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Stem cell discovery sets science community abuzz

Kate O'Connell
University of Rochester Stem Cell and Regenerative Medicine Institute

The science community was buzzing this week with news of a breakthrough in stem cell research. Stem cells have the potential to transform into any tissue in the body, and are being explored as treatment options for trauma and degenerative diseases.

When we’re born, our cells are programmed to carry out a specific role. They automatically become muscle cells, skin cells, nerve cells, and that role can’t be changed.

But, stem cells can be manipulated to become any kind of cell, offering the potential for regeneration in the body.

A team of Japanese researchers showed that blood cells can be reverted into stem cells, simply by bathing them in acid. They’re calling them STAP (Stimulus-Triggered Acquisition of Pluripotency) cells.

Stem cells can already be created in the lab, but currently we use gene manipulation and that’s an intricate process.  

“It’s a complicated process. What this group has discovered is that there’s a much simpler way to do this which is to apply the types of stressors that often occur in nature. And then what happens is that there’s spontaneous reprogramming,” says Mark Noble, Director of the University of Rochester Stem Cell and Regenerative Medicine Institute.

Noble says the discovery could make stem cell development cheaper and faster. But, while the discovery might be new, the process has been around for centuries, he says.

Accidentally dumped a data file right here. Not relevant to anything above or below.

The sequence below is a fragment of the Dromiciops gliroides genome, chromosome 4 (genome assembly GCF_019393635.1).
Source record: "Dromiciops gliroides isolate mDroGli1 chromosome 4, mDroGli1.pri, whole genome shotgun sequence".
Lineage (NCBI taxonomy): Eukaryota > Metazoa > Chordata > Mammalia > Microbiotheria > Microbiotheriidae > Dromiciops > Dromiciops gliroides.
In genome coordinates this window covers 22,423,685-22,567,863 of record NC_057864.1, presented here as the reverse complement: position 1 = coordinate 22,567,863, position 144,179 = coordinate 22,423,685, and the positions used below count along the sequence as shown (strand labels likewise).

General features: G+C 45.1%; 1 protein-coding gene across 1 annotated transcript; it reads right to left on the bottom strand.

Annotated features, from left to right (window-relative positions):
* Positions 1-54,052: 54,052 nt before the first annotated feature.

“This is a property that’s been around in evolution for a long time and nobody knew it could be applied in mammals. So what happens in plants when you stress the plant cells is that you get knew stem cells.”

“Now that we can do this in mammals using basically the same kinds of methods, it teaches us that these properties are so critical to the functioning of a cell that they’re maintained through hundred, and hundreds of millions of years of evolution, so this is a bedrock property of stem cell biology.”

“When I look at this from an evolutionary perspective, my response is, oh my goodness, how could I not have thought of doing that? This is exactly how it has to work.”

Noble says the discovery could speed up treatment research for a range of diseases and make personalized medicine more accessible.

He says the new method would make it easier for researchers to take a patient with a rare genetic disease and make stem cells directly from their body. And this, would allow scientists to analyze the disease process, and test treatment options.

At the end of the day, he says, the real take home message is that we need to look more closely at some of the processes that have been a part of cell reactions in nature throughout evolution, but have never been explored in mammals.

“Approaching biology from an evolutionary perspective can force you to think about, or allow you to think about, matters in very different ways. And the more that we do that, and the more that we understand how the principles of evolution control the function of all cell types – whether they’re plant, or human, or anything else – the faster we’re going to make the critical discoveries we need to actually get treatments for the many important diseases for which we’re trying to find solutions.”

The breakthrough, published in the journal Nature, was achieved in mouse blood cells. Research into the impact of the same external stimulus in human cells is now underway.

WXXI/Finger Lakes Reporter for the Innovation Trail
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